Feb. 12, 2013
-by Tom Doherty, Media Relations Intern
Dom Bradley has the whole wrestling world right in front of him. He has a 30-4 overall record, a Big 12 Conference heavyweight championship and a third place national ranking at the NCAA Championships.
The calendar reads March 2011. All Bradley needed to do to cap his storybook career was win a national title the following year. But Missouri head coach Brian Smith had another idea for the storied wrestler.
"I just wanted to be done with school, I wanted to get out of here, I wanted to grow up," Bradley said. "I remember coach Smith told me, `Hey you could take an Olympic redshirt.' I told him, `I'm not really thinking about that. I'm just trying to get out and win this national championship'."
Taking an Olympic redshirt is akin to taking a master's course in freestyle wrestling. The determined Bradley spent what should have been his final year at Mizzou sparring with U.S. heavyweight gold medalist Jake Varner and fighting his way onto the Olympic wrestling team. He could only watch from the sidelines as his team went on to win a Big 12 Conference championship.
Bradley's Olympic quest ended when he missed the cut for Team USA, but the experience he gained training with the best wrestlers in the world proved to be the growth he needed to take his game to the next level.
"When I think about it now, it was one of the greatest decisions I ever made," Bradley said. "I got to go to London for the Olympics to get a training partner. I got to go to Canada for a tournament. I won two big international tournaments."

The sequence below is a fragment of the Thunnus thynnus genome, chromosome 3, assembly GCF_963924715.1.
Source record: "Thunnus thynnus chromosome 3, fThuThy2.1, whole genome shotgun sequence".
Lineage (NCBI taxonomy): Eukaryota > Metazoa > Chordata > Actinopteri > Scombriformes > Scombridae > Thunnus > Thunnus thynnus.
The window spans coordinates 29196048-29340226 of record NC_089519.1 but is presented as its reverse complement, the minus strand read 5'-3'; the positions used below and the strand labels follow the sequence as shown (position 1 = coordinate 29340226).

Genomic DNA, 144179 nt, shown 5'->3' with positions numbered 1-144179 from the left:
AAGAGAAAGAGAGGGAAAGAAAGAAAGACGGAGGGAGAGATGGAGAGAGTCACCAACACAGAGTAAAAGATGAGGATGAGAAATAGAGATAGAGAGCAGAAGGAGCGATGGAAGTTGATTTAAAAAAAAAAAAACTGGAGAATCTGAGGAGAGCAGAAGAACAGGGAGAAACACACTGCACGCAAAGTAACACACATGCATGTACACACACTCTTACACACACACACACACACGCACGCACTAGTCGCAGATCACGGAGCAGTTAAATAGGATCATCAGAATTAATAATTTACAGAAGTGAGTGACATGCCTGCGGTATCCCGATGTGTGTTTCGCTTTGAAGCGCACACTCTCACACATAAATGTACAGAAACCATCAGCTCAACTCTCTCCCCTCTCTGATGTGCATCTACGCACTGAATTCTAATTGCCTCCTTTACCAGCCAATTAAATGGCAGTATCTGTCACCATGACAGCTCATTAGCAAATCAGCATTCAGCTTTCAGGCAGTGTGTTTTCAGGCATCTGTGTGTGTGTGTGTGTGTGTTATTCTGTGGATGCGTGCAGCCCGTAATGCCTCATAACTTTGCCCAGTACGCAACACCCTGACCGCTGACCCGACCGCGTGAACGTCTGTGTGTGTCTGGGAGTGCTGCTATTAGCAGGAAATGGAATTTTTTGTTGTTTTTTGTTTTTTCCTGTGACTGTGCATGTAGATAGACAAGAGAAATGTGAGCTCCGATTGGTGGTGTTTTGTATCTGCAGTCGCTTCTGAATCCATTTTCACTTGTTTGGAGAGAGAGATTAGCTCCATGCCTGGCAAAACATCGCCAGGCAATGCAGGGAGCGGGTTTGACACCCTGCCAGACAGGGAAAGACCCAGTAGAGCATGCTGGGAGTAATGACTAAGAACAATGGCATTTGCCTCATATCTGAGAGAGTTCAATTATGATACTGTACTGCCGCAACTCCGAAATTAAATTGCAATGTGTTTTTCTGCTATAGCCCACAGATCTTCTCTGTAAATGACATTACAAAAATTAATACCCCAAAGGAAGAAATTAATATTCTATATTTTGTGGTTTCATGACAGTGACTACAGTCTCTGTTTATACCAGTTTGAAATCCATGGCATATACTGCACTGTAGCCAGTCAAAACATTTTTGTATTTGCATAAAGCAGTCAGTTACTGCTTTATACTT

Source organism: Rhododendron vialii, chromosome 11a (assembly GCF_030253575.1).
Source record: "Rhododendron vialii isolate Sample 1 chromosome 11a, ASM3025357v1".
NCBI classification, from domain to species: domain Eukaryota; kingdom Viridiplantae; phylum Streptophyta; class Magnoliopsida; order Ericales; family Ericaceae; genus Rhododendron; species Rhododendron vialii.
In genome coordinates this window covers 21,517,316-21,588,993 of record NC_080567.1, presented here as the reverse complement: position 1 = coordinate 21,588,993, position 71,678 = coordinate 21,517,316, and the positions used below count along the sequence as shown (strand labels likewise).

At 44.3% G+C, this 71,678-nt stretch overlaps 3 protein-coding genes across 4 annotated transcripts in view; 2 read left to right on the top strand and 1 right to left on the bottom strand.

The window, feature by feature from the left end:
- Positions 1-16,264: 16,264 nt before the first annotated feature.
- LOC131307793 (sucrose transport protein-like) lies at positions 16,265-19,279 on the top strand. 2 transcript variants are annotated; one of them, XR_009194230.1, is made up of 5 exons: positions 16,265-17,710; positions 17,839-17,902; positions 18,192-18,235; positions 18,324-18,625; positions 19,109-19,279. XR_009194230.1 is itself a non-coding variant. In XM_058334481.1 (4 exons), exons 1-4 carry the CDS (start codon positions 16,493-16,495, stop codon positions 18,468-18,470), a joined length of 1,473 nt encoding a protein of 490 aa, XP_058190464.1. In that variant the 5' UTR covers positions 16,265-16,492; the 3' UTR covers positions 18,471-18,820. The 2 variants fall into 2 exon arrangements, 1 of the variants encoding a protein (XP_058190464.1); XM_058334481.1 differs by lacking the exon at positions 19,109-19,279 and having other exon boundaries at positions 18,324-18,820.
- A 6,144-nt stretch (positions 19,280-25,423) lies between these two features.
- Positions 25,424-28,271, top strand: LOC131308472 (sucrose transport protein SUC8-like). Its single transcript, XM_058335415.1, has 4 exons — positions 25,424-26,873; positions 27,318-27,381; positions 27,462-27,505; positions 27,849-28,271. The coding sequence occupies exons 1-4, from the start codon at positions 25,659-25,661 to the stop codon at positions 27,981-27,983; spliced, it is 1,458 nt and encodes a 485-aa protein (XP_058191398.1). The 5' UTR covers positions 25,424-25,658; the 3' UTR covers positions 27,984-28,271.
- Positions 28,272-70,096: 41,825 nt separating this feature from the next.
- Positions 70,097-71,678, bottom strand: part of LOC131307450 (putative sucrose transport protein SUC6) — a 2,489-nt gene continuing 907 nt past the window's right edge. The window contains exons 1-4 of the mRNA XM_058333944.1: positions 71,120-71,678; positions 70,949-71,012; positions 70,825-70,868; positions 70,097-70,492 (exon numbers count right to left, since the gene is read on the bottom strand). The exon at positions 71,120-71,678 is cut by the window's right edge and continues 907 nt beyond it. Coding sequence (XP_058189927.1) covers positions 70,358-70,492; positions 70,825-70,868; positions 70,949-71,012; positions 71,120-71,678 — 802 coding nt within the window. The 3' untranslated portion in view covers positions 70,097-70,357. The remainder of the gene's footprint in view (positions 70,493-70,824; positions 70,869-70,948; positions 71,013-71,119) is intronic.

After returning from the London Games, Bradley was quick to return to the gym, taking just one week off of training. Once again, his head coach reminded him of a huge opportunity that lay before his feet.
"I got an extra year of training to wrestle older people, wrestle people who are world champs and Olympians. Coach Smith told me, `You could be a sixth-year senior on a team of nothing but seniors and juniors'."
Fast forward to February 2013: where the sixth year senior stands today. His team is 11-2 and has consistently ranked in the top-seven nationally all year. And at 27-0, Bradley is the top-ranked heavyweight in the county.
Bradley credits his success to his relentless work ethic. Mark Ellis - a 2009 NCAA heavyweight champion - was his teammate for two seasons and now works with him full time and serves as his partner in the practice room. Waking up at 6:30 a.m., lifting, running 7 miles, and doing stairs: these are all regular components of his practice routine.
"Practice is a lot harder than the tournaments for me. It's a grind every day. Going out and competing, that's easy. That's the fun part. That's where I show off everything that I've done."
The undefeated senior grappler has certainly made it look easy in 2013. He's beaten Oregon State's No. 5-ranked Chad Hanke 3-2. He won the Southern Scuffle title by outlasting No. 3-ranked Alan Gelogaev of Oklahoma State 2-1. Minnesota's Tony Nelson, the reigning NCAA champion at heavyweight, fell to Bradley 2-1.